West Bay Woodturners Newsletter, July 2023

Next Meeting

Wednesday July 19,
7 pm at Bridges Church,
625 Magdalena Ave,
Los Altos 94024


Jon Bishop on using the Sorby texturing tools. Tina’s demo has been moved to September.

President’s challenge:

For the July challenge, you probably guessed it: make a finial, either to fit a hollowed piece, an ornament, or by itself.

Upcoming Meetings

August: picnic at Cuesta Park in Mountain View. NOTE: the date has been changed from our regular third Wednesday to second Wednesday, on August 9.
September: Tina Chou on bowl turning techniques from various masters.

Notes from the Last Meeting

(thanks to Laura Rhodes)

Wednesday June 21, 2023

Don Bonnett – Finials

Don Bonnett demonstrated how he makes his delicate finials for his hollow forms. Don’s preferred wood is Blackwood. Alternatives he suggests include cocobolo, tulipwood and ebony. For a matte finish, he uses EEE paste wax with grit. For a shiny finish, it’s white diamond paste followed by shellac. For finial
shape ideas, Don suggests looking at Cindy Drozda’s website.

To create the finial, Don firsts creates a tenon (to fit into the hollow form) and mounts it on the chuck. With the lathe running at about 2000 rpm, he starts turning at the far end away from the chuck and works backwards. The fine details at the point are turned first. Sharp tools are a must. He uses a 3/8” spindle gouge with a 40-degree bevel and very swept-back wings. At times, he wraps his fingers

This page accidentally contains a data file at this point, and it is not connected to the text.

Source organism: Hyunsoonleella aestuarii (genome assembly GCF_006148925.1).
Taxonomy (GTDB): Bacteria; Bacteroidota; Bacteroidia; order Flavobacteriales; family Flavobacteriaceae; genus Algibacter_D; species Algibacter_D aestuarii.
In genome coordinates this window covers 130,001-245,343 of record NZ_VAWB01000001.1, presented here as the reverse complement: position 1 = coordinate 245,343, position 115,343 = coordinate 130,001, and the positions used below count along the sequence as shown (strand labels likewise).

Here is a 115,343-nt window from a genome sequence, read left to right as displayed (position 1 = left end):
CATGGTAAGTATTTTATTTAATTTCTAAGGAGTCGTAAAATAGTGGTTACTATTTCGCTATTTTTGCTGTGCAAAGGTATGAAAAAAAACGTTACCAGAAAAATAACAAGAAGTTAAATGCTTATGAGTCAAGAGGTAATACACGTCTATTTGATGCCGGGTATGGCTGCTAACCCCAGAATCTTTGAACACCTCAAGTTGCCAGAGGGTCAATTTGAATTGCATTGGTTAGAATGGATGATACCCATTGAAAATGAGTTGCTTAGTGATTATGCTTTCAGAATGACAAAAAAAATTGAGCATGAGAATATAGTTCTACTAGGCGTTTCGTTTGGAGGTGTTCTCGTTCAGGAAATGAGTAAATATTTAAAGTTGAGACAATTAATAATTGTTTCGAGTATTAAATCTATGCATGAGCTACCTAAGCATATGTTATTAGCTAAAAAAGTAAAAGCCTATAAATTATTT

underneath and behind the tool rest and pinches the top of the gouge to the top of the rest to prevent chatter. Don sands his finials starting at 220 and finishing at 800 grit with the lathe turned down to about 900 rpm. He applies the white diamond stick, buffs with a microfiber towel, applies HUT wax, buffs again
with the microfiber towel. It typically takes Don a half-hour to an hour to make a finial.

Presidents Challenge – Staved Cup

Tom Gaston presented a staved beer mug which he won in last month’s raffle. The mug is made from walnut, maple and ipe. Tom added a maple ring at the top.